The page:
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    Nanotechnology Could Improve Gene Therapy for Blindness


    Scientists have created a lipid nanoparticle that was able to deliver mRNA to the retina, providing an opportunity for the development of additional gene therapies for the eye.

    A lipid nanoparticle has been shown in a study of mice and primates to reach photoreceptors in the eye and successfully deliver mRNA to the retina, according to a study published in Science Advances. Researchers with Oregon Health & Science University and Oregon State University have created an approach that uses lipid nanoparticles to deliver strands of messenger ribonucleic acid, or mRNA, inside the eye.

    This research opens the door for the development of additional gene therapies to treat eye disease. Lipid nanoparticles can be used with mRNA that create proteins to edit genes that lead to blindness.

    “More than 250 genetic mutations have been linked to inherited retinal diseases, but only one has an approved gene therapy,” one of the study authors, Renee Ryals, Ph.D., an assistant professor of ophthalmology in the OHSU School of Medicine and a scientist at the OHSU Casey Eye Institute, said in a press release. “Improving the technologies used for gene therapy can provide more treatment options to prevent blindness. Our study’s findings show that lipid nanoparticles could help us do just that.”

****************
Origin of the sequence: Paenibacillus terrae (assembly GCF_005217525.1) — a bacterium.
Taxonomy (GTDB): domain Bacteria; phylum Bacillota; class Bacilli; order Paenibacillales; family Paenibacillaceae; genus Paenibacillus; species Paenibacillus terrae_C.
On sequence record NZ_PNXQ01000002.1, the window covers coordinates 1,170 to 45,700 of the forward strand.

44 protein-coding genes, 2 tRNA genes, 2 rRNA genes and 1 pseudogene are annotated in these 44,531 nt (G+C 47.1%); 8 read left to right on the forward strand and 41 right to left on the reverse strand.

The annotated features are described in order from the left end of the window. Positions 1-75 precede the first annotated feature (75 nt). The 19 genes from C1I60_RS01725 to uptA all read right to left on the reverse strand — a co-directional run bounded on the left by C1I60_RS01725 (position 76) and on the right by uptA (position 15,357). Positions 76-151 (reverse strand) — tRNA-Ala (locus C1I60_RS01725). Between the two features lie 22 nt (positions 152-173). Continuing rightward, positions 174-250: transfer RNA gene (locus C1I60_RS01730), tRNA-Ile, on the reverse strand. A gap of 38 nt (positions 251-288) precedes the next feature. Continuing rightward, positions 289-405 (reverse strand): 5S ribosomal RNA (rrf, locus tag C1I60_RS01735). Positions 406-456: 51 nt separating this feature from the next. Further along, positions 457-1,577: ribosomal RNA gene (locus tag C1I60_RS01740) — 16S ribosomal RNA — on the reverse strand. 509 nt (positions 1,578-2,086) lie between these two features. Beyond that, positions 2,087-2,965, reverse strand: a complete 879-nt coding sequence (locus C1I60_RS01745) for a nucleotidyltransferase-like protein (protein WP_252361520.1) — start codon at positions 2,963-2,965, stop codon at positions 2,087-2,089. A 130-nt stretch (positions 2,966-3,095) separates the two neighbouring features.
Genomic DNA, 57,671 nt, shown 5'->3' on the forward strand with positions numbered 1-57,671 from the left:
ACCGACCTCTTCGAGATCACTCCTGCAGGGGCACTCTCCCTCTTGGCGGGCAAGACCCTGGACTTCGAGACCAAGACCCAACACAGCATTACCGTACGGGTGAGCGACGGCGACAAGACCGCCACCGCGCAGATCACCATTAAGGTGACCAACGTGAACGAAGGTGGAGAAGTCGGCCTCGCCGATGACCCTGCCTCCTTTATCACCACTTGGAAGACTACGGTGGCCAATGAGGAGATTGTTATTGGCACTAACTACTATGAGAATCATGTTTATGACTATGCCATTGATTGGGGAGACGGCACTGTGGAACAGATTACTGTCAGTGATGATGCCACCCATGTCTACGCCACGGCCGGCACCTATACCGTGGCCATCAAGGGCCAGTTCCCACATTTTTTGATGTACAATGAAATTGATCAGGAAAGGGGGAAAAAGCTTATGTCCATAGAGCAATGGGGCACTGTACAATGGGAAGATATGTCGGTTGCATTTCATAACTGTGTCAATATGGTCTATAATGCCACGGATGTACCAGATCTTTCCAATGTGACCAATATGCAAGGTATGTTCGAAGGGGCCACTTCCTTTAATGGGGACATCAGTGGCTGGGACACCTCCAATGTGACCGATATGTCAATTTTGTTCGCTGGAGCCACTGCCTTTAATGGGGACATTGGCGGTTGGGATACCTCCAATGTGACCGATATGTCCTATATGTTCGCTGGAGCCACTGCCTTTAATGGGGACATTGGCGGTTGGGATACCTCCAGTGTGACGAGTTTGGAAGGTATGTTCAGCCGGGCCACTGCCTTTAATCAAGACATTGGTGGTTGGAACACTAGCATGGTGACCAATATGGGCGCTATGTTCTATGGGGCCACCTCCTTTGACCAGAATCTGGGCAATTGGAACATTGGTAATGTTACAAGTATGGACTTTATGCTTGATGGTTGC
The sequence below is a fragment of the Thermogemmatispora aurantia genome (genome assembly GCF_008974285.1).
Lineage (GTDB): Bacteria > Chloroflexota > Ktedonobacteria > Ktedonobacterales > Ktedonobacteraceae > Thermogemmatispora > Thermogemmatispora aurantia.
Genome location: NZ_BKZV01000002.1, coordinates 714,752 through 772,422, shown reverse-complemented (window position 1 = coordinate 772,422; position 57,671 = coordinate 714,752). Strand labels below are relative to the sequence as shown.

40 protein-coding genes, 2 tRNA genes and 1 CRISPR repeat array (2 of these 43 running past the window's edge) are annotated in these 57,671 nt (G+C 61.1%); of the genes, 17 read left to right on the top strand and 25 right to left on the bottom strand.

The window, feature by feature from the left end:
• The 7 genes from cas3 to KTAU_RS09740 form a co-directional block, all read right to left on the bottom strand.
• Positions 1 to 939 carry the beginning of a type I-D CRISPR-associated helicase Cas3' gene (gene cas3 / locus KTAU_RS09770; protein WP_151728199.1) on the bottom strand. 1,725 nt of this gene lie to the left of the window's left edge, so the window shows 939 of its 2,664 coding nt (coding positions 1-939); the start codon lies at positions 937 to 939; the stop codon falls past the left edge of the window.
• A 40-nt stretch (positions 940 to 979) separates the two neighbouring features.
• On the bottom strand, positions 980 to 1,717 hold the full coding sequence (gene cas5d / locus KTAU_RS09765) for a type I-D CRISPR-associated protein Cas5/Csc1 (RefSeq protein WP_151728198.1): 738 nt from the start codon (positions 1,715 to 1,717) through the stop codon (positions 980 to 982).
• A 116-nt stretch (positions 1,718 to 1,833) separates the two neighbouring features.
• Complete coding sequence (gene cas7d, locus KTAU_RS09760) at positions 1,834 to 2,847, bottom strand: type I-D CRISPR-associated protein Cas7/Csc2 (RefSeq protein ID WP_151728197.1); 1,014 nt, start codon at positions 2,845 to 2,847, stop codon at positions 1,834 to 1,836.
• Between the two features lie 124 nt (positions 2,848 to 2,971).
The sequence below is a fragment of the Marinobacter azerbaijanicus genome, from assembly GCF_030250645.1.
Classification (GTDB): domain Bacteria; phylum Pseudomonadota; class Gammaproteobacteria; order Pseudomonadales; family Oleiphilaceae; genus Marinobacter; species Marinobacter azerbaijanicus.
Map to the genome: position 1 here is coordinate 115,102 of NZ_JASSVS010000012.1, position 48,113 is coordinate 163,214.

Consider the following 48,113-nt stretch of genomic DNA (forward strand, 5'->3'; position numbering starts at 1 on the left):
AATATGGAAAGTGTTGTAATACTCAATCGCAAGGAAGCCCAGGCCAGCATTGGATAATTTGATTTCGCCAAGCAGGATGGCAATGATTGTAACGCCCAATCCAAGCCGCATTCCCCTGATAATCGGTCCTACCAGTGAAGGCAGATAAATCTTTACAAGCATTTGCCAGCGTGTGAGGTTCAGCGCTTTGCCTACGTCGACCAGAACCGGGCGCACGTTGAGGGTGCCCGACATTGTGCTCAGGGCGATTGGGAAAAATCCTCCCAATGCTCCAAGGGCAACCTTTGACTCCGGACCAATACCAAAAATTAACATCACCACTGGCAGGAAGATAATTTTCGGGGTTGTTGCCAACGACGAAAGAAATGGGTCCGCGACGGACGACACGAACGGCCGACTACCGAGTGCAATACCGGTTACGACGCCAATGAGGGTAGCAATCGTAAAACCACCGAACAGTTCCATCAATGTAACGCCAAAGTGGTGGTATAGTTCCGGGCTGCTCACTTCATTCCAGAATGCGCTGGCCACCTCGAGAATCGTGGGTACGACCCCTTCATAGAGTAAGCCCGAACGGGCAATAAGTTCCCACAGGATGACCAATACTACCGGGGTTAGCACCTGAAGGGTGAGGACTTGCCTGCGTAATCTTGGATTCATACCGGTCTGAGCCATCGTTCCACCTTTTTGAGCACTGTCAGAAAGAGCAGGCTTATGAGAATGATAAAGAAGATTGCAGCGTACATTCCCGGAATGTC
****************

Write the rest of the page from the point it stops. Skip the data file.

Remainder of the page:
The only gene therapy approval to treat a disease of the eye is Luxturna (voretigene neparvovec-rzyl), which was approved by the FDA in December 2017, to treat children and adult patients with an inherited form of blindness. Developed by Spark Therapeutics, Luxturna uses a modified version of the adeno-associated viral (AAV) to deliver the biallelic RPE65 gene.

    But AAV vectors are small and can only delivery DNA. Lipid nanoparticles don’t have the same restriction of size and can be used to deliver mRNA, which could prevent off-target effects.

    Gaurav Sahay, Ph.D., an associate professor in the OSU College of Pharmacy who also has a joint research appointment at the OHSU Casey Eye Institute and another study author, said they peptide they developed ensures mRNA is precisely delivered to photoreceptors, cells that haven’t been able to target with lipid nanoparticles until now.

    In this study, Ryals, Sahay and colleagues showed that a peptide-covered lipid nanoparticle shell can be directed toward photoreceptor cells in the retina. To demonstrate a proof of concept, researchers included mRNA with instructions to make a green fluorescent protein. After injecting this into the eyes of mice and nonhuman primates, the animals’ retinal tissue glowed green, which demonstrated that the lipid nanoparticle reached the photoreceptors.

    The researchers are working to develop a therapy with mRNA that carries the code for gene-editing molecules with a $3.1-million grant from the National Eye Institute of the National Institutes of Health.



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